January 17, 2014 -
Last year, the going cost to get one’s genome sequenced was about $10,000. Now it will be closer to one grand. Illumina, a publicly traded biotech company that specializes in the gene-sequencing machine market, has succeeded in reducing genomic analysis costs by a factor of ten.
Through continuous innovation, Illumina technology has broken down barriers in human genome sequencing by increasing data throughput by an astounding rate. The result has been dramatic price reduction, ushering in the age of the “$1,000 genome”.
The $1,000 genome refers to an era of predictive and personalized medicine during which the cost of full genome sequencing for an individual or patient costs roughly US$1,000. The “$1,000 genome” catchphrase was first publicly recorded in December 2001 at a scientific retreat to discuss the future of biomedical research at the launch of the Human Genome Project, an international scientific research project that had the goal of determining the sequence of chemical base pairs which make up human DNA, and of identifying and mapping the total genes of the human genome from both a physical and functional standpoint.
The phrase neatly highlighted the chasm between the actual cost of the project, estimated at $2.7 billion over a decade, and the benchmark for routine, affordable personal genome sequencing.
A 2006 article in Scientific American making the case for a personal genome project stated that: “The ‘$1,000 genome’ has become shorthand for the promise of DNA-sequencing capability made so affordable that individuals might think the once-in-a-lifetime expenditure to have a full personal genome sequence read to a disk for doctors to reference is worthwhile.”
In less than a decade after that statement, Illumina was able to launch its HiSeq X Ten Sequencer, in effect a million dollar supercomputer, which can deliver the first $1,000 genome at 30x coverage. Reportedly, when used at scale, the HiSeq X Ten Sequencer delivers a $1,000 genome, inclusive of instrument depreciation, sequencing consumables, DNA extraction, library preparation, and estimated labor, typical of a high-throughput genomic laboratory. The ultimate result of this innovation is that genomic sequencing can finally be used for mainstream medicine.
Researchers will be able sequence thousands of people, in order to create more accurate data sets to determine the cause of rare diseases and analyze cancers. While the first human genome sequencing required US$3 billion and 13 years, the $1,000 HiSeq X Ten process only requires a day. As a consequence, it is now possible to take a blood test and have a complete and accurate genetic analysis available in under a week.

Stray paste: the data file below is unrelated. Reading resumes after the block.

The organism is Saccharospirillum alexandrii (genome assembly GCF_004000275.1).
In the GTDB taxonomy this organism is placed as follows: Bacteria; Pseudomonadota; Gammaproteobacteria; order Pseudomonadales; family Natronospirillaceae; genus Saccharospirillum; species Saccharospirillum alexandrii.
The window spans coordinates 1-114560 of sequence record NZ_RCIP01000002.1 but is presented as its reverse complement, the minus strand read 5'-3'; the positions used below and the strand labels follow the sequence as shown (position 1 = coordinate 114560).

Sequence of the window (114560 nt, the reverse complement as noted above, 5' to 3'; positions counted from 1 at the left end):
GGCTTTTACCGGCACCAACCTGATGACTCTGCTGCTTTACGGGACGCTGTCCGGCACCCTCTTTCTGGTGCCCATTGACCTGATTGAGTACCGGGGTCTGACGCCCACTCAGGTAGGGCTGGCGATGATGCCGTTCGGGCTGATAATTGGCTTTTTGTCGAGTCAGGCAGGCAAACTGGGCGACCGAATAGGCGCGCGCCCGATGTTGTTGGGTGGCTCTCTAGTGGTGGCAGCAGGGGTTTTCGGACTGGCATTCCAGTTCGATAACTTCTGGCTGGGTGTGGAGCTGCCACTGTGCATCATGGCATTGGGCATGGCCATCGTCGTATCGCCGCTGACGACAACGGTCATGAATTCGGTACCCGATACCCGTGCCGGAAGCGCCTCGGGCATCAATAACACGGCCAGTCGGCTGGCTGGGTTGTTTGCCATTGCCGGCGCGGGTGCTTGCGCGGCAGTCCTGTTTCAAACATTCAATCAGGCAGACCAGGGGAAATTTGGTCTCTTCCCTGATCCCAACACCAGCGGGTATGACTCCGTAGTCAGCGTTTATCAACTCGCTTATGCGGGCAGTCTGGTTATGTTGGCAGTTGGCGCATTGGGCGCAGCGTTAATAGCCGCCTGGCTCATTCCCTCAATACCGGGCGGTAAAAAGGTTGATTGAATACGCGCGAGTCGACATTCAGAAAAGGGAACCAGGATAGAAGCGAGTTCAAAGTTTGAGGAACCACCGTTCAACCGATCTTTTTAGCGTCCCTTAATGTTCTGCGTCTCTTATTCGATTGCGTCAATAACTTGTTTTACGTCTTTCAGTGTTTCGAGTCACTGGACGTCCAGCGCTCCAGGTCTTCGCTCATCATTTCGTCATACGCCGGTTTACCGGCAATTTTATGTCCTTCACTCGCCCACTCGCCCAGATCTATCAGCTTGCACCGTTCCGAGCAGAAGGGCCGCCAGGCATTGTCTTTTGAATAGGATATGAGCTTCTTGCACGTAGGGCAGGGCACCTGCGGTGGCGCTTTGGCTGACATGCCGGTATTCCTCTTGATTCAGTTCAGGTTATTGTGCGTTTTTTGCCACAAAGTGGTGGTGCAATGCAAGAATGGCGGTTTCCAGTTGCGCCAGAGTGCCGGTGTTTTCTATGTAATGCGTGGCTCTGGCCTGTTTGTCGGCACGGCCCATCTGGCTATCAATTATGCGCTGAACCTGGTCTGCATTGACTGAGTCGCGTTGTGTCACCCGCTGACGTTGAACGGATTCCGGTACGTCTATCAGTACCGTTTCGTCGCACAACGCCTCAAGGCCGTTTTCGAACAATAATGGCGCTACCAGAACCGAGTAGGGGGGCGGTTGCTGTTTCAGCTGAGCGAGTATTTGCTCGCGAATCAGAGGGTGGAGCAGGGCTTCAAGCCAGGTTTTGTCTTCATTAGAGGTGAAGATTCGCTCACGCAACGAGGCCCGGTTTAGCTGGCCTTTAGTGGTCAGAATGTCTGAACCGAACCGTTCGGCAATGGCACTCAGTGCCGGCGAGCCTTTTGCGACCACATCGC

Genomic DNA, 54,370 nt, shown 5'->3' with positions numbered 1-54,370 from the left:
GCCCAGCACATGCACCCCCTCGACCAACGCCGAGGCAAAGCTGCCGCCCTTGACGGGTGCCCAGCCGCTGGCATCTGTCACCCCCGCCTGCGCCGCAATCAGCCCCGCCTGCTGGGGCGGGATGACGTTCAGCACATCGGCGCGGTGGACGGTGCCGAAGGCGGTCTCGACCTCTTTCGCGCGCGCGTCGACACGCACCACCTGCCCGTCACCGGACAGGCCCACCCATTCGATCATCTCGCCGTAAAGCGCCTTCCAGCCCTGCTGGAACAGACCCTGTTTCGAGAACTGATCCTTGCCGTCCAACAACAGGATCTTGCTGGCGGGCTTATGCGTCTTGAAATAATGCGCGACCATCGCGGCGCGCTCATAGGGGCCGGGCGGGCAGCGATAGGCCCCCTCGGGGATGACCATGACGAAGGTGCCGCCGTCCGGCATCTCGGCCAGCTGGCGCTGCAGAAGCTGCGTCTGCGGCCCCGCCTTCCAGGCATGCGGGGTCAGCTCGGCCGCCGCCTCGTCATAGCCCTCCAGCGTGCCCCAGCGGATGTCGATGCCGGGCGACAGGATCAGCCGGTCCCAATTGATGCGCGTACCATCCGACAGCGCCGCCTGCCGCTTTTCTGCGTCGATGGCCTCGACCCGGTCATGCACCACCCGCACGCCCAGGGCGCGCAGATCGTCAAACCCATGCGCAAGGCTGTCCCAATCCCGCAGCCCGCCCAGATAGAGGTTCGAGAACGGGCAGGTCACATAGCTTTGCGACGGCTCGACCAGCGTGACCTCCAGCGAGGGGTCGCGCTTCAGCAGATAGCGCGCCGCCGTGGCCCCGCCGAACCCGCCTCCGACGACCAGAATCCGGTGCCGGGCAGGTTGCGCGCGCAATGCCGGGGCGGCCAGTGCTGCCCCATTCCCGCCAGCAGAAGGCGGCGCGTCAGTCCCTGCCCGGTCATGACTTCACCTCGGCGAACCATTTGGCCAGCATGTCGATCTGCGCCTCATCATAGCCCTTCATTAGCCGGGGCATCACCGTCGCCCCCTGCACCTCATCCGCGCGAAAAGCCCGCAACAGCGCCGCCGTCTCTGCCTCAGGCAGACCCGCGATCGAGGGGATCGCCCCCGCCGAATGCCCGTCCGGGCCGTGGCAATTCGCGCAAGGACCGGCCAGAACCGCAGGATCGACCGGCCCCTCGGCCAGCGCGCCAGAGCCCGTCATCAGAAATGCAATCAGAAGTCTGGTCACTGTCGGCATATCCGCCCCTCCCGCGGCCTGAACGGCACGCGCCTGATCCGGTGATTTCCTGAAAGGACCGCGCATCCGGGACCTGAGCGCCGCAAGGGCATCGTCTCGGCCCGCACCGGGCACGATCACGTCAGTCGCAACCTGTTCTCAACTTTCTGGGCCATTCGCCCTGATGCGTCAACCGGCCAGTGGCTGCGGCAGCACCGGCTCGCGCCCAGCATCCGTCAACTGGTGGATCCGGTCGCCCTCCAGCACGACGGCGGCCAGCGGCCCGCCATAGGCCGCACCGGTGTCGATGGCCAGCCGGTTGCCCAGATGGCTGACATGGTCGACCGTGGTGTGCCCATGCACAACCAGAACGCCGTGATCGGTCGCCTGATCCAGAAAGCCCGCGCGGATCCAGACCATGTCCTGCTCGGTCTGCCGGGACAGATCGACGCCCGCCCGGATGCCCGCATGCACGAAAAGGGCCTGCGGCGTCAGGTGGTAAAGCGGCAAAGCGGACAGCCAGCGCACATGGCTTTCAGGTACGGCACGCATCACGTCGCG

Accuracy is important, as personal genetic testing in the recent past has been characterized by a tremendous amount of uncertainty. Indeed, a recent article in the New York Times demonstrated that many “direct-to-consumer” genetic testing services available on the market today do not offer high levels of accuracy.
NYT correspondent Kira Peikoff profiled her experience of ordering three genetic tests from 23andme, Genetic Testing Laboratories, and Pathway Genomics. These companies in the past have provided individuals with reports about disease risk based on their genes. While such genetic testing and genomic medicine, in general, have proved their worth in the improvement of personal and public health, Kira Peikoff’s experience demonstrated that tests results from all three companies provided widely varied results. As an example, 23andme found that she had an elevated risk of psoriasis, while Genetic Testing Laboratories found an extremely low lifetime risk. 23andme and GTL also varied in Peikoff’s risk assessment for Type 2 diabetes.
Such variations obviously show that consistent quality and reporting standards are key to the success of such services. Indeed, 23andme was recently admonished by the U.S. Food and Drug Administration for marketing disease risk genetic analysis services without approval.
We can expect however that as the industry matures, cost will plummet due to “$1,000 genome” technology and that growing databases will allow for robust analyses, allowing both consumers and patients to benefit from having consistent, reliable and actionable genomic information to keep us collectively healthier and reduce healthcare costs.